I can’t remember the first time I played Cards Against Humanity but the game quickly became a staple at my family’s gatherings. If you’ve ever come to one of our parties you’ve played it. And if your kids grew up coming our parties they probably got their own copy to take with them to college when they graduated high school. Cards Against Humanity has given me some great memories with friends and family. We’ve recommended it here numerous times as part of our holiday gift guides.
But then I became a parent and I’m sad to say I didn’t get to play much.
Cards Against Humanity is in no way the kind of game I would want to play with my kids – until now! The second I saw Cards Against Humanity: Family Edition on the shelf in Walmart I bought it. I texted a photo of it to everyone in my family. Finally I could share the game with my kids (who are 14 and 7 at the time of writing). My oldest was probably the most excited since I’d been telling him for years that he couldn’t play the original game.
Since we got the base game, we have had the chance to play with a wide variety of groups. I have played with kids aged 7, 11, and 12. I’ve watched the same kids play by themselves. I’ve played with a mixed group of kids and adults. (Thanks to the publisher sending us a review copy, we’ve also gotten to play the expansion pack, too!)
And the game holds up!
Gameplay is the same as it is in the adult version. The judge plays a black card and then the other players choose and present their white cards. Being able to read is really a must so I agree with the 8+ age recommendation on the back of these games. My youngest tends to just play white cards randomly and while that lets her be a part of the game (and has led to some hilarious results!) she does get frustrated.
Another source of frustration came from not understanding who some of the people referenced in cards are or what some of the cards mean. This could be an issue for a lot of younger players even if they are older than eight because while they may have a vague idea of who Dua Lipa is they may not understand why Joe Biden’s teeth would be funny.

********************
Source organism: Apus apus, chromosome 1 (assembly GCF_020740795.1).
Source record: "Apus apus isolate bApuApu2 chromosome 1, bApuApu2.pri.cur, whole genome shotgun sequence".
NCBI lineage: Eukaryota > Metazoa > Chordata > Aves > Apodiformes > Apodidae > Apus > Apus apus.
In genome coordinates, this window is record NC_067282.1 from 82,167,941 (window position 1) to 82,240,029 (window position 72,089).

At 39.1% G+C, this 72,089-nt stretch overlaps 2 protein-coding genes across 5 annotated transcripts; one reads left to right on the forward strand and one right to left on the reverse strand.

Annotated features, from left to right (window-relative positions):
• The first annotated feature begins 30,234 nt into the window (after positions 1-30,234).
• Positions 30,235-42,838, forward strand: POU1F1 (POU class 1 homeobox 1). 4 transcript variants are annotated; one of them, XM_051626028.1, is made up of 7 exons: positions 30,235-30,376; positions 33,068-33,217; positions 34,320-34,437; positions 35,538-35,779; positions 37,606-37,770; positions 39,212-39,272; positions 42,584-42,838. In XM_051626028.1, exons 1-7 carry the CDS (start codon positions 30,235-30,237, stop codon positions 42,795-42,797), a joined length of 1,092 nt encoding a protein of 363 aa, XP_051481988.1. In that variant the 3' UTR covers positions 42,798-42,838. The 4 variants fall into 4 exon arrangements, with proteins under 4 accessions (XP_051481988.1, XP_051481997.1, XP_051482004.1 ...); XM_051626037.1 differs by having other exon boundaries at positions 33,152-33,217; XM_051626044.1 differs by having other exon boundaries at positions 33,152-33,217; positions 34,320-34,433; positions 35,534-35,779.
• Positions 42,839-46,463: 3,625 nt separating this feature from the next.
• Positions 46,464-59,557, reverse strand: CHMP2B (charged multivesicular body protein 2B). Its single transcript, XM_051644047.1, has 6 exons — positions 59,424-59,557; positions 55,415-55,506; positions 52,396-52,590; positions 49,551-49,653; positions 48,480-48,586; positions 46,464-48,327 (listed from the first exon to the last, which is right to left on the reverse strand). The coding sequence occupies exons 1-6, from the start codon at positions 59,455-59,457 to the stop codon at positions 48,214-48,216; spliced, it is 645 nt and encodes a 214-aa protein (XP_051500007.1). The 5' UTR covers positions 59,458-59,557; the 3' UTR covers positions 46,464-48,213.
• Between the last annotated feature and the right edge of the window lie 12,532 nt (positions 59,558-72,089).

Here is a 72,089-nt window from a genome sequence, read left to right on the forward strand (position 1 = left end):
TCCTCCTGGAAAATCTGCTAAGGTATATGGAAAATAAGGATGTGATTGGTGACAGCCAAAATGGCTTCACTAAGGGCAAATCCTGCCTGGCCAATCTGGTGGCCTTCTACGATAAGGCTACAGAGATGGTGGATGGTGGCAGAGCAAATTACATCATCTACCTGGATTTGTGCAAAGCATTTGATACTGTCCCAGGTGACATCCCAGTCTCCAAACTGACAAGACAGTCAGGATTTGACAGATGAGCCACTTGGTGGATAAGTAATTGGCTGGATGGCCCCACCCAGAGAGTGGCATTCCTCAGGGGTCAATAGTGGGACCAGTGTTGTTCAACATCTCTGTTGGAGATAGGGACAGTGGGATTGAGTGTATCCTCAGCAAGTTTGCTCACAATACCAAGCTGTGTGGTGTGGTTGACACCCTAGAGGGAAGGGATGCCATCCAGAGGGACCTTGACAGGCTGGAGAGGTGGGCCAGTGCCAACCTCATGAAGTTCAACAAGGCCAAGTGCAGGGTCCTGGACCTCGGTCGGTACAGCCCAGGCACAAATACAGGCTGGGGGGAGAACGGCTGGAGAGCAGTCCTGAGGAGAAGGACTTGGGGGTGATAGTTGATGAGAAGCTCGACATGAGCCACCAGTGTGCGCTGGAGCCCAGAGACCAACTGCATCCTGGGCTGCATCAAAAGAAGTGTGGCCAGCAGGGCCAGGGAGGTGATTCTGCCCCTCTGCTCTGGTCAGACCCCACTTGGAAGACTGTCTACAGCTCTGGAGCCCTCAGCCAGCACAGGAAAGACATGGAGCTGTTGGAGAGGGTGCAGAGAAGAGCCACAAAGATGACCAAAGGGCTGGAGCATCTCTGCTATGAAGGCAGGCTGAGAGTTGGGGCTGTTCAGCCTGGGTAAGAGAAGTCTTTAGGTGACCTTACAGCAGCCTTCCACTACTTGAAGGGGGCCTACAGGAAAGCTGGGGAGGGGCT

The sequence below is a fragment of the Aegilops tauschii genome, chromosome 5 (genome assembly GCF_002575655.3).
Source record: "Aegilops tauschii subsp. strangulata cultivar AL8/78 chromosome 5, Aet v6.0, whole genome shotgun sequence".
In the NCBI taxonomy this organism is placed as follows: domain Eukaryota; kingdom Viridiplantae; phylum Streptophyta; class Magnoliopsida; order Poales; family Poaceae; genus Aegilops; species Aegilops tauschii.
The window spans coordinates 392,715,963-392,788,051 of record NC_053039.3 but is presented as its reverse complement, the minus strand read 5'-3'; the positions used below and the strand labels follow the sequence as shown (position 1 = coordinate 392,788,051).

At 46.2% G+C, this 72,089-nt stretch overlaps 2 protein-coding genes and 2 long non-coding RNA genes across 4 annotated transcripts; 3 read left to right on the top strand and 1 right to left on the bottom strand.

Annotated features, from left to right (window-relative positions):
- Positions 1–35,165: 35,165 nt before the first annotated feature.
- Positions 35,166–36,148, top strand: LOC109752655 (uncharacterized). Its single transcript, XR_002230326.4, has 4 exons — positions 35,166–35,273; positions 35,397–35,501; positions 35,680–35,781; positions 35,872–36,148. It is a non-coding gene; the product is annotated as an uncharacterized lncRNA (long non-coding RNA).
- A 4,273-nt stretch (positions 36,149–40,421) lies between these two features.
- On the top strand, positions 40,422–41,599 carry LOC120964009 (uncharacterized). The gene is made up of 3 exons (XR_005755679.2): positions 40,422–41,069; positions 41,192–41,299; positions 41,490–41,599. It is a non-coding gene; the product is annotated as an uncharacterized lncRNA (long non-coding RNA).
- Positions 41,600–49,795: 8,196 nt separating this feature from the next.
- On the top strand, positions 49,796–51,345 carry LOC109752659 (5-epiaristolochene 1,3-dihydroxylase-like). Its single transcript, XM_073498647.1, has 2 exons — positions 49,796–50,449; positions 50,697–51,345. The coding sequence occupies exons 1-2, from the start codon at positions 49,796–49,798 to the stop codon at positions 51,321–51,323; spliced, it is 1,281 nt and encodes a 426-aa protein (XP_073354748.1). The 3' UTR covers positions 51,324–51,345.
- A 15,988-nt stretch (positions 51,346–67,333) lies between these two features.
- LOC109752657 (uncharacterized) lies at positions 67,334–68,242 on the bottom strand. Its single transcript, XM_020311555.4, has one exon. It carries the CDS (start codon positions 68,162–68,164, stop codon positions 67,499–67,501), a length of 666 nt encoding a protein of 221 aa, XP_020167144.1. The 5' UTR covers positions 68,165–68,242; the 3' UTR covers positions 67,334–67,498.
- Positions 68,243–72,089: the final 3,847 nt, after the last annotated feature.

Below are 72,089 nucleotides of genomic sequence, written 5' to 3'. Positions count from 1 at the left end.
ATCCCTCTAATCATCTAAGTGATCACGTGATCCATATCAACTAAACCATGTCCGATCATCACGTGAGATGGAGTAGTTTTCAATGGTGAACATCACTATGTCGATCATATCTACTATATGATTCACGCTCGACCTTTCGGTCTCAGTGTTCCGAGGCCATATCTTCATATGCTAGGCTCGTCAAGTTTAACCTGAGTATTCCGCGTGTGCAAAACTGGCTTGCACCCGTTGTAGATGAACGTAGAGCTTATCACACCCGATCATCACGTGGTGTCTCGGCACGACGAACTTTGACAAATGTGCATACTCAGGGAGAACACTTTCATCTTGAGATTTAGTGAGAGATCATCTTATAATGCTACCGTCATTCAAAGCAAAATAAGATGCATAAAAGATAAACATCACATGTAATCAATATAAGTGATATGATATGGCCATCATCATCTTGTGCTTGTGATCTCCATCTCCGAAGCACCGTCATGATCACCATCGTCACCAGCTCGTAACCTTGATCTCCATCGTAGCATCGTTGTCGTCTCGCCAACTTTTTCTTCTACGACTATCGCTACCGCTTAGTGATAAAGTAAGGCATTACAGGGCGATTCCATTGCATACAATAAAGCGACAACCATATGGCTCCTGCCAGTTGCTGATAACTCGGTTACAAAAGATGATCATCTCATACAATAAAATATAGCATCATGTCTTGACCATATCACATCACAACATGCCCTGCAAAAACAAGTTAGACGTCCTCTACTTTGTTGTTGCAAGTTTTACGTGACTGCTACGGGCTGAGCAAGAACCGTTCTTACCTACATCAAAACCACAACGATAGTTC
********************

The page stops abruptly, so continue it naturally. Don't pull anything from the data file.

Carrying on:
That’s probably why the game relies a fair bit on potty humor.
In the expansion pack (which we’ve only gotten to play with a couple of times so far) there are over 30 white cards that involve pooping, barfing, farting, or peeing. That’s at least ten percent of the cards. I want to say the base game has a comparable amount of cards about pooping or peeing on things. There are cards about peeing on your poop, pooping on people from a hot air balloon, etc. Kids seem to find it pretty funny so you won’t see me complaining (too much).
There are definitely cards that some parents may find questionable so I would definitely recommend that parents who don’t draw the line at poop but do at things like laser nipples read through the cards before playing with your kids. Most problematic cards from the adult version don’t make it into the game but some cards still won’t fly with some folks – even adults – just because of the subject matter. You can check out some examples at the Cards Against Humanity website!
All in all, though, Cards Against Humanity: Family Edition (with the expansion pack) was a hit with my family and the others we’ve played with. For parents and grandparents who have played Cards Against Humanity over the years it’s a great way to make memories with the next generation. For kids it’s a way to finally play that taboo game that Mom keeps up on the top shelf of the games closet.
I can tell you with total certainty that Cards Against Humanity: Family Edition is going to get a lot of play around the holidays in our household. It’s easy to teach and everyone recognizes the original. Besides, I’ve found that a lot of people don’t know that there’s a family edition yet so the holidays are a great time to break it out or set it suggestively on the top of the games pile to see if friends and family take the bait!
Cards Against Humanity: Family Edition is a great addition to the family games closet. Everyone can get excited; everyone can have fun. It’s a great, often rowdy time for the whole family!